Historically, those predictions tend to have overestimated growth, inspired, in part, by the optimism of the moment or to justify the ambitious agendas of developers and utility executives.

    "The overall driving concept is that a favorable employment situation in the New York region will attract an increase in population," said Prof. Joel E. Cohen, who heads the Laboratory of Populations at the Rockefeller University.

    "I am not saying these projections are better or worse than lots of local area projections. They just should be taken with large grains of salt. Historical analyses of how projections made in the past have done when the future came around have shown much larger errors than anticipated by the people who made the projections."

    The latest official census figures actually showed a slight decline in New York State's population. But, on the basis of housing construction, the city has successfully challenged recent city estimates, and the Census Bureau has accepted the city's figure of 8,168,338 as of 2004. New census estimates are due out next month.

    While some demographers question how long growth will continue, state and city officials say they generally agree with the overall projections.

    "We're in the same ballpark," said Joseph J. Salvo, director of the Department of City Planning's population division.

    Robert D. Yaro, president of the Regional Plan Association, said that with nearby suburbs nearly saturated, the city was no longer at as much of a competitive disadvantage. Still, he said, "New York's got to find a place to put another 1.2 to 1.5 million New Yorkers," adding, "One way to keep these forecasts from happening is to make it prohibitively expensive to live and work here."

    * Copyright 2006 The New York Times Company
    Last edited by Kris; February 19th, 2006 at 10:25 AM. Reason: Graphic removed to avoid having to scroll sideways

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    Hey look at that chart! Where's "whitey" running to now?

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    Quote Originally Posted by BrooklynRider
    Hey look at that chart! Where's "whitey" running to now?
    By 2025, I'd guess Sullivan County.

    Interesting that the Asian population is expected to grow at nearly three times the rate of the Latino population.

    Calculating the projected population changes broken down by race, the demographics of New York in 2025 will look as such compared to 2000 (2000 population + change between 2000 and 2025):

    White alone (whatever that means):
    2,801,267 - 880,828 = 1,920,439

    African-American:
    2,129,762 + 24,407 = 2,154,169

    Hispanic of all nationalities:
    2,160,554 + 577,355 = 2,737,909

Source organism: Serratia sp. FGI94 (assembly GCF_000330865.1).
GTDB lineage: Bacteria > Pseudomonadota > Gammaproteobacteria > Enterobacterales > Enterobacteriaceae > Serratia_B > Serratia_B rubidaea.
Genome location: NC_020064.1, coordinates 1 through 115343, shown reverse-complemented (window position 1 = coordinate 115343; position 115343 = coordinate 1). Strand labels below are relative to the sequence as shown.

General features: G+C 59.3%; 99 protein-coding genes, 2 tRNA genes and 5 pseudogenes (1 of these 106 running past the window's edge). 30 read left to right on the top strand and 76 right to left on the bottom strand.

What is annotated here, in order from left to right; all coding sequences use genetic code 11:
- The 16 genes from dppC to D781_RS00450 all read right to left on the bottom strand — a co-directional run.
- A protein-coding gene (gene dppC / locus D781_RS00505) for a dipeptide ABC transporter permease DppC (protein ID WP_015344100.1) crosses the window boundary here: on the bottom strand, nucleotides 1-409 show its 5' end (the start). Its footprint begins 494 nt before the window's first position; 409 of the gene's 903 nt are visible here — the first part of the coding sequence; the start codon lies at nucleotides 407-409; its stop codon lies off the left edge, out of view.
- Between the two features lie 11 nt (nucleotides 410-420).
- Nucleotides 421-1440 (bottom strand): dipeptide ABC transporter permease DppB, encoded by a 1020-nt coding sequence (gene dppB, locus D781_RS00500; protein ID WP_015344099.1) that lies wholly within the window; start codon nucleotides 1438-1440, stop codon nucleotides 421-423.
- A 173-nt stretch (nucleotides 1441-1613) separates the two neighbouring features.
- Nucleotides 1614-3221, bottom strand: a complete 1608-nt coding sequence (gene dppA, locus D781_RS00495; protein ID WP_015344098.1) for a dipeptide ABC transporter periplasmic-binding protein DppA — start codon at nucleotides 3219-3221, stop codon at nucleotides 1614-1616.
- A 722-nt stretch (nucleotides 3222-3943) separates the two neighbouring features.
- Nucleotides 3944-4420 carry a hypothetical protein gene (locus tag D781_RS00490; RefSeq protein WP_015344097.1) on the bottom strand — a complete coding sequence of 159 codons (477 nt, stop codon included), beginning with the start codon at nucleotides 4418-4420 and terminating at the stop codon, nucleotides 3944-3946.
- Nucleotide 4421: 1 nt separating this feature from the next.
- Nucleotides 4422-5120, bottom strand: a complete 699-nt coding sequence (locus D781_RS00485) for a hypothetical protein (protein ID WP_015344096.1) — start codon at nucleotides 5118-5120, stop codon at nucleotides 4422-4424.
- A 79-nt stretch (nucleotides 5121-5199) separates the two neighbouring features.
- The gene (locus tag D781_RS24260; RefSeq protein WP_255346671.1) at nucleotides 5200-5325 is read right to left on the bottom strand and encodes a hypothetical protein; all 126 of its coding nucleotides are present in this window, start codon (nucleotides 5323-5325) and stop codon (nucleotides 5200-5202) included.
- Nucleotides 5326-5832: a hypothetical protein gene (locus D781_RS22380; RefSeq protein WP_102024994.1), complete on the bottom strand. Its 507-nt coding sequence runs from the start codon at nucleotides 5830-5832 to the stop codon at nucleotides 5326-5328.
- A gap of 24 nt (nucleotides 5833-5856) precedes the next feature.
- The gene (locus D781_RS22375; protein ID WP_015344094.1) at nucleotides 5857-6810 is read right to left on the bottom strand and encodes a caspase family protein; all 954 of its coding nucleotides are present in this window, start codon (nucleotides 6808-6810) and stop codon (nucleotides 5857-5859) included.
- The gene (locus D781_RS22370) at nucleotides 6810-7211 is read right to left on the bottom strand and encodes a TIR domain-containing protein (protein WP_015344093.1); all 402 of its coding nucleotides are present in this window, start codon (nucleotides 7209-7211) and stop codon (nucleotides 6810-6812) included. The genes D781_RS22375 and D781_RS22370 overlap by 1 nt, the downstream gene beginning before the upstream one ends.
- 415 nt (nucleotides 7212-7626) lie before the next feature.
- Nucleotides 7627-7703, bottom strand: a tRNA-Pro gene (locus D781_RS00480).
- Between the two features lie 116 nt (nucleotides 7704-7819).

Asian of all nationalities:
    787,047 + 1,327,052 = 2,114,099

    I'm kinda confused as to why the Times just didn't go that extra step.

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    Default That's nothing to joke about...

    Does nobody else find this disturbing?

    We are losing nearly 900,000 people. That's bigger than Seattle, Boston, San Francisco, Cincinnati, St. Louis, Cleveland, Pittsburgh, Denver, Kansas City, Milwaukee and Atlanta just to name a few.

    These are people that the city has/is/will be spending a ton of money educating, providing health care for, housing and overall looking out for their well-being.
    And all this is done for what? The benefit of other cities? Other states?

    We don't have to lose this huge amount of otherwise productive, educated people, people.
    Most of these people are primarily middle-class. If we just make it easier for the middle class in this city, we CAN avoid this exodus.
    If you were to ask these people, they would very much like to stay. Most probably don't want to leave if they didn't have to.

    But the problem is the high cost of living mainly due to the cost associated with housing. We need more housing. I don't care if it's luxury highrises, single-family homes, townhouses or what. Just increase the housing stock in the city.

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    Quote Originally Posted by TLOZ Link5
    Asian of all nationalities:
    787,047 + 1,327,052 = 2,114,099
    I guess that includes Israelis and Indonesians.

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    I agree that the statistical (as opposed to a literal) loss of white people in the face of an influx of brown people is alarming. I also assume that all white people are middle class and educated...

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    Quote Originally Posted by antinimby
    I don't care if it's luxury highrises, single-family homes, townhouses or what. Just increase the housing stock in the city.
    Luxury highrises won't do it.

    Many middle-income people leave the city when they start to raise a family. The extra burden is not just more mouths to feed.

    As expensive as the city is, singles or childless couples can usually make due. If the rent gets too high, or you lose your lease, you can look elsewhere, maybe move in for awhile with friends or family. But with children, you need stable, long-term housing. And you have to be able to set some money aside on a regular basis.

    Under these circumstances, getting twice the space at half the price negates much of the allure of New York.